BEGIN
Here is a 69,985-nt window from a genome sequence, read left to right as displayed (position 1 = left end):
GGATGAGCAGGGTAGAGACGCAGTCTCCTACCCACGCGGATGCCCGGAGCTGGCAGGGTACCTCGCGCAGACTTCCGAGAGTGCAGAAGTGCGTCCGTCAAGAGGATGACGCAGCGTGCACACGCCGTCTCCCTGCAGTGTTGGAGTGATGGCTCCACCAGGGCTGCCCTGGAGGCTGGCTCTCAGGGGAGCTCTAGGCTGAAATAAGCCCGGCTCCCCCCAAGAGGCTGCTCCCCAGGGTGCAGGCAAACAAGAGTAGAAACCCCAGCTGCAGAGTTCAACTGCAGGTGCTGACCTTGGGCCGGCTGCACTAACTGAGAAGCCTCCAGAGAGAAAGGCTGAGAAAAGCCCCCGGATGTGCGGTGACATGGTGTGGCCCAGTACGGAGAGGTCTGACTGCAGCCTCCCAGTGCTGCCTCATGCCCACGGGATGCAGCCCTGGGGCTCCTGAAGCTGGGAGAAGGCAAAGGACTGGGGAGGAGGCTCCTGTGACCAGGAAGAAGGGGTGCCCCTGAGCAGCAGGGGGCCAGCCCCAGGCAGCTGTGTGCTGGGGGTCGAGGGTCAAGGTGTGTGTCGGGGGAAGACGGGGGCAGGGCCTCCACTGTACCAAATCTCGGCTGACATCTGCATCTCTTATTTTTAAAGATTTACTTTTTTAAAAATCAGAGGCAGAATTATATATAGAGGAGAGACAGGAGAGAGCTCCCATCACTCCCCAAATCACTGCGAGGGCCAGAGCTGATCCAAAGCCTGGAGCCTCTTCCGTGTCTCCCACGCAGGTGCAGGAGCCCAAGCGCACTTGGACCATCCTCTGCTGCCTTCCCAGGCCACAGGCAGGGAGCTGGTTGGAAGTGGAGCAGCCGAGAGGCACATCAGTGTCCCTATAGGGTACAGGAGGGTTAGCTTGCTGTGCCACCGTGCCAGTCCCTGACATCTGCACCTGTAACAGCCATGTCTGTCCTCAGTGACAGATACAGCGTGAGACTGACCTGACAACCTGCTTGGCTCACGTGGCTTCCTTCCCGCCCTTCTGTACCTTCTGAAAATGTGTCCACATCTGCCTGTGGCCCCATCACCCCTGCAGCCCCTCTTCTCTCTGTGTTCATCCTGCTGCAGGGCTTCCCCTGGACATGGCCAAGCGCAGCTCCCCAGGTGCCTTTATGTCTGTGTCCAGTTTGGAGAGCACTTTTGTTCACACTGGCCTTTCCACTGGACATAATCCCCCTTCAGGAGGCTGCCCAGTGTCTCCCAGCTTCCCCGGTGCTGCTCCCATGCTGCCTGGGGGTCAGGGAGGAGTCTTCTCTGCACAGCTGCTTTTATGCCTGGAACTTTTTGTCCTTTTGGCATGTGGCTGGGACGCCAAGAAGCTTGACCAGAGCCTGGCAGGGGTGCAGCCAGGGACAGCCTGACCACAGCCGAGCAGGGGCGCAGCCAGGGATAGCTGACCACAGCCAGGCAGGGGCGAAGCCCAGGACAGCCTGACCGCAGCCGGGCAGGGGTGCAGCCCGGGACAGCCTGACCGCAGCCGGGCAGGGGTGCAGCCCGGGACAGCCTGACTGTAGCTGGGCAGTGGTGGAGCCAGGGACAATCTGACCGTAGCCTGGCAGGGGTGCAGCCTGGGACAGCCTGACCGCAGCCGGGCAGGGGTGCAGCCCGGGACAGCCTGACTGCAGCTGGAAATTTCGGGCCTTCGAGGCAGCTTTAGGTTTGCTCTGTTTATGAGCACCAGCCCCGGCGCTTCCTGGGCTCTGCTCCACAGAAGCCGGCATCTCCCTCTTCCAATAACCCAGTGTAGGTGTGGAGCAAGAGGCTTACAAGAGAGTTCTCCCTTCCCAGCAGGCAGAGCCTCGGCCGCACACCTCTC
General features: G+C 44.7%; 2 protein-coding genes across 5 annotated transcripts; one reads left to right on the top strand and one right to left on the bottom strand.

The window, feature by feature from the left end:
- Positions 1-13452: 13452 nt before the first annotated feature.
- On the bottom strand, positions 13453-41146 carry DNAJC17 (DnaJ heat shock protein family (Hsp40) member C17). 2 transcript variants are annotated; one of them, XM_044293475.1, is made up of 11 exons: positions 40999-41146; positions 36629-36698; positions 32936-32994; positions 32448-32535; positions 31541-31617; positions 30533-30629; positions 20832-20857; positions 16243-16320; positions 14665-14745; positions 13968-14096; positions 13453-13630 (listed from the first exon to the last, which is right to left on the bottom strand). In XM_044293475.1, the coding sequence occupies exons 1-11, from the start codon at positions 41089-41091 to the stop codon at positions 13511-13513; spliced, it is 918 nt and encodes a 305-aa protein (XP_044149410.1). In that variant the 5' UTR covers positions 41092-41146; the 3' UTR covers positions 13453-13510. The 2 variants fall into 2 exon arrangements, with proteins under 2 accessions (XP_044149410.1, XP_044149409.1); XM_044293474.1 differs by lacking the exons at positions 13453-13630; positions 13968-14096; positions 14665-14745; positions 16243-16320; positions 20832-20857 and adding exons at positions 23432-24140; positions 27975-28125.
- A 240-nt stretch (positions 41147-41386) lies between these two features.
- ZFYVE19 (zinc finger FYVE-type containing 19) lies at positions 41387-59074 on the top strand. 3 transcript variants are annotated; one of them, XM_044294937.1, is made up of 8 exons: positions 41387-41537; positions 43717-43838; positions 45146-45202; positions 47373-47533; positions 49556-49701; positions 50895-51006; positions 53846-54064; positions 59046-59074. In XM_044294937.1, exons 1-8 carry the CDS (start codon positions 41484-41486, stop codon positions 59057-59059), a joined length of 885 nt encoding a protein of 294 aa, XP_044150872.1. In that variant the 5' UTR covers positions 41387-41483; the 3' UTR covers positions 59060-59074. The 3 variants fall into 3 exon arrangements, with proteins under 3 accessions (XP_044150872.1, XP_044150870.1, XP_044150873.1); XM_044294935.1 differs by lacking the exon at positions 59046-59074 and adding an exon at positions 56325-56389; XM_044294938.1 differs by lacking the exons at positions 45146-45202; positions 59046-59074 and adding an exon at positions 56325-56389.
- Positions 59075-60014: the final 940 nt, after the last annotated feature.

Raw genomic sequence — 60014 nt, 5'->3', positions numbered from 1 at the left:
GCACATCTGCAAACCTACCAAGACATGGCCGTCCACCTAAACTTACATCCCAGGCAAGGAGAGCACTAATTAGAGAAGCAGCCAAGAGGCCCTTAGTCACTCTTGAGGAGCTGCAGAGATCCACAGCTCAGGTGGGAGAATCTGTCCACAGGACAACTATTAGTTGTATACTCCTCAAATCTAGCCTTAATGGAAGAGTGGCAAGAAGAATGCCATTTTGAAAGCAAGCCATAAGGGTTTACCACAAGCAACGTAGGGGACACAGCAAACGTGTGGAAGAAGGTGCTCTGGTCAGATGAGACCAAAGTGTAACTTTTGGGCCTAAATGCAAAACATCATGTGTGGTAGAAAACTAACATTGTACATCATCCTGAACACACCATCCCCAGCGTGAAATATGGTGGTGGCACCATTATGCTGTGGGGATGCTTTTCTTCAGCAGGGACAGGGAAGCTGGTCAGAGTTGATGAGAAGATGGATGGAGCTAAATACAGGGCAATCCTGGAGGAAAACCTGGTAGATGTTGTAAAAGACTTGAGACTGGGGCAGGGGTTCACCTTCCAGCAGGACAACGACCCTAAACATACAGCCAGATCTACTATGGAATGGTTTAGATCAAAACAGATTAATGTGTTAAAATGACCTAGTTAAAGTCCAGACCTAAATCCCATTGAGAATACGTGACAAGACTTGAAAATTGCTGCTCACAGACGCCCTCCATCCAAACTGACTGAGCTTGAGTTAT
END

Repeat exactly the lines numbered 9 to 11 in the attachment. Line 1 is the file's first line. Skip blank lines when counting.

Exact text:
- Positions 59075-60014: the final 940 nt, after the last annotated feature.

Raw genomic sequence — 60014 nt, 5'->3', positions numbered from 1 at the left:
GCACATCTGCAAACCTACCAAGACATGGCCGTCCACCTAAACTTACATCCCAGGCAAGGAGAGCACTAATTAGAGAAGCAGCCAAGAGGCCCTTAGTCACTCTTGAGGAGCTGCAGAGATCCACAGCTCAGGTGGGAGAATCTGTCCACAGGACAACTATTAGTTGTATACTCCTCAAATCTAGCCTTAATGGAAGAGTGGCAAGAAGAATGCCATTTTGAAAGCAAGCCATAAGGGTTTACCACAAGCAACGTAGGGGACACAGCAAACGTGTGGAAGAAGGTGCTCTGGTCAGATGAGACCAAAGTGTAACTTTTGGGCCTAAATGCAAAACATCATGTGTGGTAGAAAACTAACATTGTACATCATCCTGAACACACCATCCCCAGCGTGAAATATGGTGGTGGCACCATTATGCTGTGGGGATGCTTTTCTTCAGCAGGGACAGGGAAGCTGGTCAGAGTTGATGAGAAGATGGATGGAGCTAAATACAGGGCAATCCTGGAGGAAAACCTGGTAGATGTTGTAAAAGACTTGAGACTGGGGCAGGGGTTCACCTTCCAGCAGGACAACGACCCTAAACATACAGCCAGATCTACTATGGAATGGTTTAGATCAAAACAGATTAATGTGTTAAAATGACCTAGTTAAAGTCCAGACCTAAATCCCATTGAGAATACGTGACAAGACTTGAAAATTGCTGCTCACAGACGCCCTCCATCCAAACTGACTGAGCTTGAGTTAT